Boston received its charter in 1545. It is the main town in the local government district and borough of Boston. Its primary landmark is the tower of the parish church of St Botolph, known locally as the Stump (the highest parish-church tower in England, visible for miles. Residents of Boston are known as "Bostonians". Emigrants sailing from Boston named several other settlements after the town, most notably Boston, Massachusetts, USA.
The name 'Boston' is said to be a contraction of 'St Botolph's Town' or of 'St Botolph's stone'. However, fewer people now believe the story, still current, that a settlement in Boston dates from AD 654, when a Saxon monk named Botolph established a monastery on the banks of the River Witham. One reason for doubting this is that in 654, the Witham did not flow near the site of Boston. (The early medieval geography of The Fens was much more fluid than it is today.) Botolph's establishment is most likely to have been in Suffolk. However, he was a popular missionary, to whom many churches between Yorkshire and Sussex, including that of Boston, are dedicated. Nevertheless, the asteroid 741 Botolphia was named in the early 20th century in Boston's honour based on St Botolph's story.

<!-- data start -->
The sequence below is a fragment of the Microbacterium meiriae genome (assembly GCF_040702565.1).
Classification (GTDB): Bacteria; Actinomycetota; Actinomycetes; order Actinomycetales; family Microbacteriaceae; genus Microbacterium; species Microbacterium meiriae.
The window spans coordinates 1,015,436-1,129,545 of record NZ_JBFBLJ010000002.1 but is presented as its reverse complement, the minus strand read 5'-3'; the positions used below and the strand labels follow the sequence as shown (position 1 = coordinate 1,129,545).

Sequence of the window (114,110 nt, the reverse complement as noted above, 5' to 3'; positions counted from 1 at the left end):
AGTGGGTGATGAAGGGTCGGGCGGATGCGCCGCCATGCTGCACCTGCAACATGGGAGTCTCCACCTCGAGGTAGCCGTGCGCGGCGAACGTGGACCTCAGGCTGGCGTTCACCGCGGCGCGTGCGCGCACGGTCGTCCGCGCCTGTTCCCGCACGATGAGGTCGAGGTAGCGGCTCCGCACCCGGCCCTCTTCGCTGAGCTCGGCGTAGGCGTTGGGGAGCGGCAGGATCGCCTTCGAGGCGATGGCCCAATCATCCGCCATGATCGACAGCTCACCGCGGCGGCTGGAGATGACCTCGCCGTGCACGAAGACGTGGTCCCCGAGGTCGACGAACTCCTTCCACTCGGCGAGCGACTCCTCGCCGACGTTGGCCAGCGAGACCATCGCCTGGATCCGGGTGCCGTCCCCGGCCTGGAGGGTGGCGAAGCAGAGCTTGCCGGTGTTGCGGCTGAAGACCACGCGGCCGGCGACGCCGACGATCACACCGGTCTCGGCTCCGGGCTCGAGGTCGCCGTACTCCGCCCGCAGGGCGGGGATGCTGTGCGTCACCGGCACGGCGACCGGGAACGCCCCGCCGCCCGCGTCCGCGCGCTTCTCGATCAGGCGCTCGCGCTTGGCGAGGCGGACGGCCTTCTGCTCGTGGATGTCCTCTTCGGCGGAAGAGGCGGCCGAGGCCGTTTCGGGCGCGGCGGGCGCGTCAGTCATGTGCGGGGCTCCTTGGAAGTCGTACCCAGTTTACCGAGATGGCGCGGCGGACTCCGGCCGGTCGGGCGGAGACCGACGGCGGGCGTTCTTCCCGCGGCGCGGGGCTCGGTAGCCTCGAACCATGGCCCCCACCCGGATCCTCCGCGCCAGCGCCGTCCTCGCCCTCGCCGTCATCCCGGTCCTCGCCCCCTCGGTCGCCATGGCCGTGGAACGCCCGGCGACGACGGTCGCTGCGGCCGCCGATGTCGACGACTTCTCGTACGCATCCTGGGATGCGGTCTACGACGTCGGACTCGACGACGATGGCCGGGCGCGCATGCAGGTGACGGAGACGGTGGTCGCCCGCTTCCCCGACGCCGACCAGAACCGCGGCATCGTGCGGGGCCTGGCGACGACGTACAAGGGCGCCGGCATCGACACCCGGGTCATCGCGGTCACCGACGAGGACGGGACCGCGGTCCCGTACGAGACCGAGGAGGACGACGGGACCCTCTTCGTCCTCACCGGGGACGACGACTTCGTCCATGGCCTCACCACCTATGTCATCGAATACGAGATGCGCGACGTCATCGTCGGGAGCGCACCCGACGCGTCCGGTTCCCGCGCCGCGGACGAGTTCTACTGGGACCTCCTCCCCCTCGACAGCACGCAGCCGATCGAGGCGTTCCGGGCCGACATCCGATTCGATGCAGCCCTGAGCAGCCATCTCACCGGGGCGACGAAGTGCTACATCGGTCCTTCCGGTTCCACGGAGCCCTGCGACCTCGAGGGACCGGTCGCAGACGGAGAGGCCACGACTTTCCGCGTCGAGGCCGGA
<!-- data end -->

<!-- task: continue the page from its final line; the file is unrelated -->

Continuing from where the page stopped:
The Domesday Book of 1086, does not mention Boston by name. However, the settlement of Skirbeck is covered as part of the very wealthy manor of Drayton. Skirbeck had two churches and one is likely to have been that dedicated to St Botolph, in what was consequently Botolph's town. Skirbeck is now considered part of Boston, but the name remains as a church parish and as an electoral ward.
The order of importance was the other way round when the Boston quarter of Skirbeck developed at the head of the Haven which lies under the present Market Place. At that stage, The Haven was the tidal part of the stream, now represented by the Stone Bridge Drain, which carried the water from the East and West Fens. The line of the road through Wide Bargate to the A52 and the A16 is likely to have developed on its marine silt levees. It led as it does now, to the relatively high ground at Sibsey, thence to Lindsey.
The reason for the original development of the town, away from the centre of Skirbeck was that Boston lay on the point where navigable tidal water was alongside the land route, which used the Devensian terminal moraine ridge at Sibsey, between the upland of East Lindsey and the three routes to the south of Boston:
- The coastal route, on the marine silts, crossed the mouth of Bicker Haven towards Spalding.
- The Sleaford route into Kesteven passed via Swinesheadn thence following the old course of the River Slea, on its marine silt levee.